The buffet is set up as eat as much as you want, comprised in the price along with a cocktail, a glass of wine and access to part of the Uffizi.  A second drink is an additional 5 euro.

The dessert section features fresh fruit salad, which Italians eat last.

To participate in Aperitivo ad Arte for Thursday evening until the end of September, reserve a spot by calling (country code) 055-294883.  After dessert, I walked downstairs and admired historic realist works by Flemish, Spanish, French and Dutch artists, including an El Greco, a personal favorite.  Security was tight;  we were not allowed to take photos.

I saw this lovely lady, the Spanish Countess of Chinchon, oil on canvas (1801) by Francesco Goya that  seemed almost
impressionist in style.
And to think, that this, like all the other paintings in these rooms, were formerly out of sight in the Uffizi storerooms due to lack of exhibition space.
If the subject looks familiar, it is because there is another version of the painting at
Madrid's Prado museum.

Back at the Uffizi, the countess
has been chosen as the emblem of Un Apertivo ad Arte.  She appears on the reserved ticket that allows entry, which must be picked up at the entrance.

What better way to end a September day in Florence?

Friday, September 7, 2012

Ghiberti's Gates of Paradise: The Return

This morning, after 30+ years of analysis and restoration,
Lorenzo Ghiberti's East Doors of the Florence
Baptistery in piazza del Duomo,
were unveiled to the press at the Cathedral Museum
(L'Opera del Duomo).

In honor of the Catholic feast of the Nativity of the Virgin Mary,
tomorrow (September 8), no admission will be charged to view the Gates of Paradise as well as the rest of the Cathedral Museum from 3 to 6 pm.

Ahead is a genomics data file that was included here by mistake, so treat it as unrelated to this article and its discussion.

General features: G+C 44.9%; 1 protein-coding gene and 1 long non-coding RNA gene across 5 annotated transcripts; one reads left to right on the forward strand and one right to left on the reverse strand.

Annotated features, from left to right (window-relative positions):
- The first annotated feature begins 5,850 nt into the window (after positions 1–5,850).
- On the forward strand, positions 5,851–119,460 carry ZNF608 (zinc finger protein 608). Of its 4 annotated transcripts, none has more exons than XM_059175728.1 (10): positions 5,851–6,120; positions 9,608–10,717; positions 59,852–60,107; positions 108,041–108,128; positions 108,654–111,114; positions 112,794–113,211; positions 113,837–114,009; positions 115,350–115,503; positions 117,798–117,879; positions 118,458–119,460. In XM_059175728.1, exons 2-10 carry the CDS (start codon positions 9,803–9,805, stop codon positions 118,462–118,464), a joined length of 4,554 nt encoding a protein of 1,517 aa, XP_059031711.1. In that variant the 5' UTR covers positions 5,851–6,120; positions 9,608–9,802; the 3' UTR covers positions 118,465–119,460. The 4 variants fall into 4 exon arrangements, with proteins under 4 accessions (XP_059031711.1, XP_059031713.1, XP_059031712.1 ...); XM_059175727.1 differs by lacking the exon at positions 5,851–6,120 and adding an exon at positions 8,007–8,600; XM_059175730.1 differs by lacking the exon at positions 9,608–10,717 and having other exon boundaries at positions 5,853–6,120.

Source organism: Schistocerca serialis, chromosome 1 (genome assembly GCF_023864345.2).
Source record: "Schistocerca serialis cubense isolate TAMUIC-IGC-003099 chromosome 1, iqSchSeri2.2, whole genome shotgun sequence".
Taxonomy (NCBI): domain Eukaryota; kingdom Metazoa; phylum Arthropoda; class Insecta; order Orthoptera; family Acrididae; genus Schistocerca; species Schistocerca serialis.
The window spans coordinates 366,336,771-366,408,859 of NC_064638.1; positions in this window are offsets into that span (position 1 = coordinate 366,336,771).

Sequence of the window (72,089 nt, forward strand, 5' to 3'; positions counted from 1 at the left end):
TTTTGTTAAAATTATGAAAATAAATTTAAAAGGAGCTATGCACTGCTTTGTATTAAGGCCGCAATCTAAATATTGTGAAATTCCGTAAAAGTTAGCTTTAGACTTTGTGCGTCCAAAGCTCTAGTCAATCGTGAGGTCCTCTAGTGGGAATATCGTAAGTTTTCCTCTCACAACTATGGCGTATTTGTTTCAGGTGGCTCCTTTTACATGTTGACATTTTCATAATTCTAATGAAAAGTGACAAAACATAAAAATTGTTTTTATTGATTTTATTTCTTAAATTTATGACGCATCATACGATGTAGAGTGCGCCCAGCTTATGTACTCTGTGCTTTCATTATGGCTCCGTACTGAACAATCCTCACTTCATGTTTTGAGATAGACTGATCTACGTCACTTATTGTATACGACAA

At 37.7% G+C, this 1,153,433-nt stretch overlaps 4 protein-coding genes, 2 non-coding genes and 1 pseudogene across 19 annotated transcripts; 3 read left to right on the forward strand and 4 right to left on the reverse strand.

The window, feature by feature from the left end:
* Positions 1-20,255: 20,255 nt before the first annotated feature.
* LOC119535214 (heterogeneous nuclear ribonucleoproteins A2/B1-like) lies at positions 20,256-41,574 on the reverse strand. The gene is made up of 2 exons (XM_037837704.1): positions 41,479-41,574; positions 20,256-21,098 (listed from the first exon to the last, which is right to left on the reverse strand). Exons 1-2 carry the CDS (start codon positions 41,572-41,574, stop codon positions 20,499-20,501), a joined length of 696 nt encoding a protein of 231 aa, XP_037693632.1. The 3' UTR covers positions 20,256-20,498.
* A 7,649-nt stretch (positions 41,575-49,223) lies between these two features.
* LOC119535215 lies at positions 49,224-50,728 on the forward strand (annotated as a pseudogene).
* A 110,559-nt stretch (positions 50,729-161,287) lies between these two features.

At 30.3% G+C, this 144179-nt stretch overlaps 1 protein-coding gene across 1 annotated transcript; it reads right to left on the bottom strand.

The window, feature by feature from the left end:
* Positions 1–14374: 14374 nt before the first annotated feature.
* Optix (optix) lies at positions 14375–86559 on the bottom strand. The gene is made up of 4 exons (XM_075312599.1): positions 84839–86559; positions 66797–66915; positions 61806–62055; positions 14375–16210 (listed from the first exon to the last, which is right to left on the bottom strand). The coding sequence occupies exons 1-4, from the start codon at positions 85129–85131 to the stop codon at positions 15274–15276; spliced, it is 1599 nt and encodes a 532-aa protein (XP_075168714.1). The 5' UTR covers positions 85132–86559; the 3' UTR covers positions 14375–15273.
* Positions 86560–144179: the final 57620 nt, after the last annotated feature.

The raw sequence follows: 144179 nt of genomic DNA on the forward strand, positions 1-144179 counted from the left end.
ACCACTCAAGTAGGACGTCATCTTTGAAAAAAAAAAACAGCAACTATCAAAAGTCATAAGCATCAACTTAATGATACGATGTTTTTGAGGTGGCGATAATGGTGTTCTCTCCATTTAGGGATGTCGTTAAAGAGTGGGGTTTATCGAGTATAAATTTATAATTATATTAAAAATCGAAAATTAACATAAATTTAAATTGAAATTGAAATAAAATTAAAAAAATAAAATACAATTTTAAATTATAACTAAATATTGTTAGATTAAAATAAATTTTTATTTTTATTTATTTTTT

Later that evening, Andrea Bocelli will give a free concert of sacred music to celebrate,
but unfortunately there are no more tickets.
Keep in mind that the Cathedral across from where the Gates of Paradise were originally collocated is
dedicated to the Virgin, specifically as Santa Maria del Fiore (St. Mary of the Flower).

When I first came to Florence, I wished to see the gilded bronze doors
depicting stories from the Old Testament so beautiful that Michelangelo himself
dubbed them worthy enough to be "The Gates of Paradise."  These were the third set of doors commissioned for the Baptistery.  The first, by Andrea Pisano, have scenes from the life of
St. John the Baptist;  the second, by Ghiberti, illustrate stories from the New Testament.

The Gates of Paradise, created by Ghiberti between 1436 and 1452, are composed of eight panels, each weighing 7700 pounds and dedicated to a group of episodes.  The panel above has as its
 theme, the Stories of Jacob.

The Gates of Paradise reflect the vicissitudes of history.   They were dismantled and hidden in a train tunnel near Incisa Val d'Arno during WWII.  They underwent an abrasive cleaning, in line with the canons of the time, in 1948.  Later, several reliefs detached thanks to the fury of the 1966 Florence flood.  Still later, panels were removed in order to diagnose a thorough restoration.
This is how I viewed them when I arrived in Florence during the '80s.

They were no longer reflecting the light of the original gilded bronze.

Then, a copy of the entire set was installed and the originals went to Florence's state restoration laboratory, the Opificio delle Pietre Dure.